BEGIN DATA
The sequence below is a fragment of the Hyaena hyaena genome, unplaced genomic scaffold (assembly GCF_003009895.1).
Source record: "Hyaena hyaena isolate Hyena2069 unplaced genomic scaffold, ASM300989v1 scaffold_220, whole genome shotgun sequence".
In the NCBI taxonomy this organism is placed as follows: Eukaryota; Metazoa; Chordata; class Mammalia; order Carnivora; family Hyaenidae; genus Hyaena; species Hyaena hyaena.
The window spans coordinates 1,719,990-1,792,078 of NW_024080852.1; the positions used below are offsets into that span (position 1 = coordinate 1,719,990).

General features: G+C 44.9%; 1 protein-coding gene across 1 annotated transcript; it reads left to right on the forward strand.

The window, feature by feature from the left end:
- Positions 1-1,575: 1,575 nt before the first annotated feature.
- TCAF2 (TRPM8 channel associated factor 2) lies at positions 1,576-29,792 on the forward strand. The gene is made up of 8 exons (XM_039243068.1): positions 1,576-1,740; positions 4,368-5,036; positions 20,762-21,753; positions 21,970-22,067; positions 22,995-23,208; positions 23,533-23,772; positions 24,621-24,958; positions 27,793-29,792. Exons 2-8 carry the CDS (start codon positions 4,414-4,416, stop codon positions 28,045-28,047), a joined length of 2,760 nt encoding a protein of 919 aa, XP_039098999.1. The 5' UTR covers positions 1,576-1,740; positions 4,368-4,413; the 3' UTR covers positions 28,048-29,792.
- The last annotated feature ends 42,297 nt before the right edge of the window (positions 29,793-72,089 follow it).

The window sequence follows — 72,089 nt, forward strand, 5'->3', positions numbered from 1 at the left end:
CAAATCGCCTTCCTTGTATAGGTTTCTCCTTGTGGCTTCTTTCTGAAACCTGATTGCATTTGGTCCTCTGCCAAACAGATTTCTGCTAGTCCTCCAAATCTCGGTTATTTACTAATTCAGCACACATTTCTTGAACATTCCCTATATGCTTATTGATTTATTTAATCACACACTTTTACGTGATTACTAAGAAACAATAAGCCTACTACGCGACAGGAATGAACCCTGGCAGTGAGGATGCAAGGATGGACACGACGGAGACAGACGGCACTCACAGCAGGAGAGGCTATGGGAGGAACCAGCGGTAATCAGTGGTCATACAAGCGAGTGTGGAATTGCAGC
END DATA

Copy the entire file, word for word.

The sequence below is a fragment of the Hyaena hyaena genome, unplaced genomic scaffold (assembly GCF_003009895.1).
Source record: "Hyaena hyaena isolate Hyena2069 unplaced genomic scaffold, ASM300989v1 scaffold_220, whole genome shotgun sequence".
In the NCBI taxonomy this organism is placed as follows: Eukaryota; Metazoa; Chordata; class Mammalia; order Carnivora; family Hyaenidae; genus Hyaena; species Hyaena hyaena.
The window spans coordinates 1,719,990-1,792,078 of NW_024080852.1; the positions used below are offsets into that span (position 1 = coordinate 1,719,990).

General features: G+C 44.9%; 1 protein-coding gene across 1 annotated transcript; it reads left to right on the forward strand.

The window, feature by feature from the left end:
- Positions 1-1,575: 1,575 nt before the first annotated feature.
- TCAF2 (TRPM8 channel associated factor 2) lies at positions 1,576-29,792 on the forward strand. The gene is made up of 8 exons (XM_039243068.1): positions 1,576-1,740; positions 4,368-5,036; positions 20,762-21,753; positions 21,970-22,067; positions 22,995-23,208; positions 23,533-23,772; positions 24,621-24,958; positions 27,793-29,792. Exons 2-8 carry the CDS (start codon positions 4,414-4,416, stop codon positions 28,045-28,047), a joined length of 2,760 nt encoding a protein of 919 aa, XP_039098999.1. The 5' UTR covers positions 1,576-1,740; positions 4,368-4,413; the 3' UTR covers positions 28,048-29,792.
- The last annotated feature ends 42,297 nt before the right edge of the window (positions 29,793-72,089 follow it).

The window sequence follows — 72,089 nt, forward strand, 5'->3', positions numbered from 1 at the left end:
CAAATCGCCTTCCTTGTATAGGTTTCTCCTTGTGGCTTCTTTCTGAAACCTGATTGCATTTGGTCCTCTGCCAAACAGATTTCTGCTAGTCCTCCAAATCTCGGTTATTTACTAATTCAGCACACATTTCTTGAACATTCCCTATATGCTTATTGATTTATTTAATCACACACTTTTACGTGATTACTAAGAAACAATAAGCCTACTACGCGACAGGAATGAACCCTGGCAGTGAGGATGCAAGGATGGACACGACGGAGACAGACGGCACTCACAGCAGGAGAGGCTATGGGAGGAACCAGCGGTAATCAGTGGTCATACAAGCGAGTGTGGAATTGCAGC